Benedek Jávor is a fighter. A fighter for knowledge, for democracy, for the environment, for his country, and for the rights of all people.
Jávor attended the 1,000-year-old Benedictine High School of Pannonhalma in Hungary, one of the oldest continuously operating schools in the world. At age 28, not long after receiving a master’s degree in biology, he helped found the environmental NGO Védegylet (Protect the Future!), which helped elect László Sólyom as president of Hungary.
In rapid succession, Jávor went on to help found the green-oriented political parties Dialogue for Hungary and Politics Can Be Different, earned a PhD and a university professorship, and was elected to the European Parliament as a member of the European Green Party.
When voters sent him to Brussels in 2014, Jávor says his public service would be guided by three values: sustainability, transparency and social justice. In his home country, whistleblowers were being retaliated against and Prime Minister Viktor Orban was undertaking what The New York Times called an “autocratic crackdown on the nation’s press.” Edward Snowden’s disclosures were on the front pages, soon to be followed by the Lux Leaks tax evasion scandal and then the Panama Papers revelations. “These cases opened the eyes of many people about how important whistleblowers are,” says Jávor.
Less than a year before Jávor was elected, EU Home Affairs Commissioner Cecilia Malmstrom bluntly rejected the idea of protecting whistleblowers Europe-wide. That didn’t stop Jávor.
“When we first came up with idea, the first reaction by the [European] Commission and the Parliament was complete rejection,” he says. “They said there was no proper legal basis for regulating whistleblowing at the EU level. They said it was not possible.”
“We were met with complete resistance by the Commission. So my idea was – OK, you’re telling me I do not know enough and that it’s legally impossible. We went step by step. Let’s try to draft a Directive and give evidence that it is technically possible. For a year we talked with many experts and organized conferences. We concluded it was not easy but not technically impossible.”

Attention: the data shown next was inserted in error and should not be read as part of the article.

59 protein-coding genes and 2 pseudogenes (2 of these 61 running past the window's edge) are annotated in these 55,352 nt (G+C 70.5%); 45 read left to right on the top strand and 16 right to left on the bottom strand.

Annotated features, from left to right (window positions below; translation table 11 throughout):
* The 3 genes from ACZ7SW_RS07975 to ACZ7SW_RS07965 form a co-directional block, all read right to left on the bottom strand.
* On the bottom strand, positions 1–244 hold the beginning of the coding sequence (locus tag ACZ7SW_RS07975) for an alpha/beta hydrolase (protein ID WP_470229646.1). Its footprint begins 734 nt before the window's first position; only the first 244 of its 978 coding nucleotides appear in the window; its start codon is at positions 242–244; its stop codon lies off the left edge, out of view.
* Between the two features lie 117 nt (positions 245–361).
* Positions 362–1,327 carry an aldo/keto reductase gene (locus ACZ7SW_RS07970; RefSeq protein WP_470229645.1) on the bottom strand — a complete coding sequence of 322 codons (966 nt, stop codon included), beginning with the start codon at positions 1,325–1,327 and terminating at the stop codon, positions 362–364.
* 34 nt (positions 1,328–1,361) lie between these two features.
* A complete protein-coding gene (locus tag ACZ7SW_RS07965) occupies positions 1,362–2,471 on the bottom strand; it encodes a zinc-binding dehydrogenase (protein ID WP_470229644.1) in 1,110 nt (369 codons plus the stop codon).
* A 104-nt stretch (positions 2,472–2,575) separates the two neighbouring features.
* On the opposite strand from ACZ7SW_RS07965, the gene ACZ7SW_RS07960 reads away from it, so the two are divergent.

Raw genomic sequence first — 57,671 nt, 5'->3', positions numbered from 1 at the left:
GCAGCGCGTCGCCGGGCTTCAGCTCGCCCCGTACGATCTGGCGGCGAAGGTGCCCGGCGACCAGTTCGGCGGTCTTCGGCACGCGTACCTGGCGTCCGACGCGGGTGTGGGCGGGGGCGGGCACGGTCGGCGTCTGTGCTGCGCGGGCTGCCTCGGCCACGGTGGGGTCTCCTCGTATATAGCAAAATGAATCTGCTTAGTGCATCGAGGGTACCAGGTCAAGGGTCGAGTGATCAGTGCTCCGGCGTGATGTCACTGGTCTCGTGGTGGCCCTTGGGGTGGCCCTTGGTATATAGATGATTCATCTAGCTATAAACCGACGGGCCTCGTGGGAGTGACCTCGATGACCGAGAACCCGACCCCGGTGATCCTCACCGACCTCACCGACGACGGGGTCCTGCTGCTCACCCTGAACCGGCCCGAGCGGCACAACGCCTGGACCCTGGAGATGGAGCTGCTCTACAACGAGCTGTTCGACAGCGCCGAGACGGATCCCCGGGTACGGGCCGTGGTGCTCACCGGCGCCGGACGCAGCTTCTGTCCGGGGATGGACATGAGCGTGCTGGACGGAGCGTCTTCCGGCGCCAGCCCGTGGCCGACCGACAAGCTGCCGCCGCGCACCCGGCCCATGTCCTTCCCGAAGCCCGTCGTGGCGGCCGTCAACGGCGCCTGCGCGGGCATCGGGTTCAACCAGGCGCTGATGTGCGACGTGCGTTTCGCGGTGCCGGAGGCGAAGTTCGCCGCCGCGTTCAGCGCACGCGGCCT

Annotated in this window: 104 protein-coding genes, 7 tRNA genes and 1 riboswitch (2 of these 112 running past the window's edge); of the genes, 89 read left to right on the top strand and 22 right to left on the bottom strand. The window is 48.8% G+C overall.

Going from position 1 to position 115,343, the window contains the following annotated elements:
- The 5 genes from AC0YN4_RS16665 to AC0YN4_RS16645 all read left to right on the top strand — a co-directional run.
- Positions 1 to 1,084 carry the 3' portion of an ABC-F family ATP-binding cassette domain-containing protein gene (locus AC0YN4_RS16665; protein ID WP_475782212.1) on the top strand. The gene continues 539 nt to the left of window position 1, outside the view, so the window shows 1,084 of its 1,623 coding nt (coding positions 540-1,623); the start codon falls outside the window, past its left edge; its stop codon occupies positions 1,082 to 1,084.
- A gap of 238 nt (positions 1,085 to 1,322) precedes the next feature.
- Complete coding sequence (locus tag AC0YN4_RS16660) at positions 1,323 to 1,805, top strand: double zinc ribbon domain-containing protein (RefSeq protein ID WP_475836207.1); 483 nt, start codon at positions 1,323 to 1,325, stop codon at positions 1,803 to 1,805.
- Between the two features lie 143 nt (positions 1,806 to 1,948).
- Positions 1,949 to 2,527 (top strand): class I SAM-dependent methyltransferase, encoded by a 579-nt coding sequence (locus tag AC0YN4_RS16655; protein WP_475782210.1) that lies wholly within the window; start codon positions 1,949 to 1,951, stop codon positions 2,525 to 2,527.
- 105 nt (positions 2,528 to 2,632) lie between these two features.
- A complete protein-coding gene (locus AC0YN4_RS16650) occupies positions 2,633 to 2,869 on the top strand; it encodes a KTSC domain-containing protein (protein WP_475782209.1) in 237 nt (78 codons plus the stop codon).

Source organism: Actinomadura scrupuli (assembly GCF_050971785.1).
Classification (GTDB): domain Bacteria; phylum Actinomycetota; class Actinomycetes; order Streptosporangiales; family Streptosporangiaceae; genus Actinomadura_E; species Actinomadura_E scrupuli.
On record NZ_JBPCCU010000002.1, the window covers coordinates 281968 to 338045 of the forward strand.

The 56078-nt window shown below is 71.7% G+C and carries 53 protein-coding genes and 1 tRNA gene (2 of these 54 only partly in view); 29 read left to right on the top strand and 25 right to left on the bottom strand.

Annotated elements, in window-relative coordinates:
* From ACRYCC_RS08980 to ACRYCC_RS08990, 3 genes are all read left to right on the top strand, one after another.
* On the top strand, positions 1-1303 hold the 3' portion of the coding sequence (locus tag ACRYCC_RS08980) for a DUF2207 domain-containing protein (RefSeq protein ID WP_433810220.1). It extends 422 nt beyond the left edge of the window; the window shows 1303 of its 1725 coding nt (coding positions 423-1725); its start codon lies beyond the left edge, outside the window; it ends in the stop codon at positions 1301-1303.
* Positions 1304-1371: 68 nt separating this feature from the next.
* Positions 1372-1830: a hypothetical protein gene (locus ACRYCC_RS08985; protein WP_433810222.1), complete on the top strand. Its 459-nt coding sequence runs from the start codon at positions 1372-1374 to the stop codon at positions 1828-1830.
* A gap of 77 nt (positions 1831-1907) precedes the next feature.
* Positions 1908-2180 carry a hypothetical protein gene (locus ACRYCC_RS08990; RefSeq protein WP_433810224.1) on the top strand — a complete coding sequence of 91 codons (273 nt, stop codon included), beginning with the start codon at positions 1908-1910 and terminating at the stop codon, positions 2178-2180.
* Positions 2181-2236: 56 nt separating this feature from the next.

“We drafted a Directive and went back to the Commission to see what their next argument would be against the proposal. We proved there are solutions based on EU law. That was the best moment for us – finding the legal basis.”
“We popularized the draft law, and more and more people realized the campaign might be successful. Many other political groups picked up the story and started to push it. The Council of Ministers supported the idea and called on the Commission to analyze it. This was the game changer.”
“It was partly surprising to see that after years of listening to people saying we were doing something crazy and impossible, they were now behaving like they had been working on this issue for years. It was in the air. It was a lonely right that suddenly becoming popular. It happened very quickly. We had good cooperation with trade unions and NGOs. It was a nice piece of teamwork.”
A useful coincidence was the fact the European Commission’s new president was Jean-Claude Juncker, the outgoing prime minister of Luxembourg. He had publicly pledged to “try to put some morality, some ethics, into the European tax landscape.” Two weeks after taking office in November 2014, PricewaterhouseCoopers employees Antoine Deltour and Raphaël revealed that under Juncker’s premiership, Luxembourg secretly had given massive tax breaks to more than 300 multinational corporations including Amazon, Fiat, IKEA, McDonald’s Pepsi and Starbucks. Lux Leaks became Juncker’s biggest headache and Jávor’s greatest opportunity.
“The Commission was in trouble,” Jávor says. “President Juncker’s own country was the most active in tax evasion. It was absolutely awkward for the Commission and for Juncker personally. They were desperately looking for something to improve their image. They very cleverly chose this point to go ahead. It was a smart move on their side. If anyone critiziced the Commission and Juncker, they could say, ‘Look, we passed the whistleblower Directive.’ The Commission eventually was constructive and accepting. They realized that if they couldn’t supress it, they had to lead it.”
“Jávor’s tenacity paid off. Last October, EU officials approved a Directive that requires all 27 EU countries to enable employees to report misconduct, protect them from dismissal and other reprisals, and penalize people who retaliate against whistleblowers.”
“We were really in the right place at the right time. If we did it now, it might not work. That was our moment.”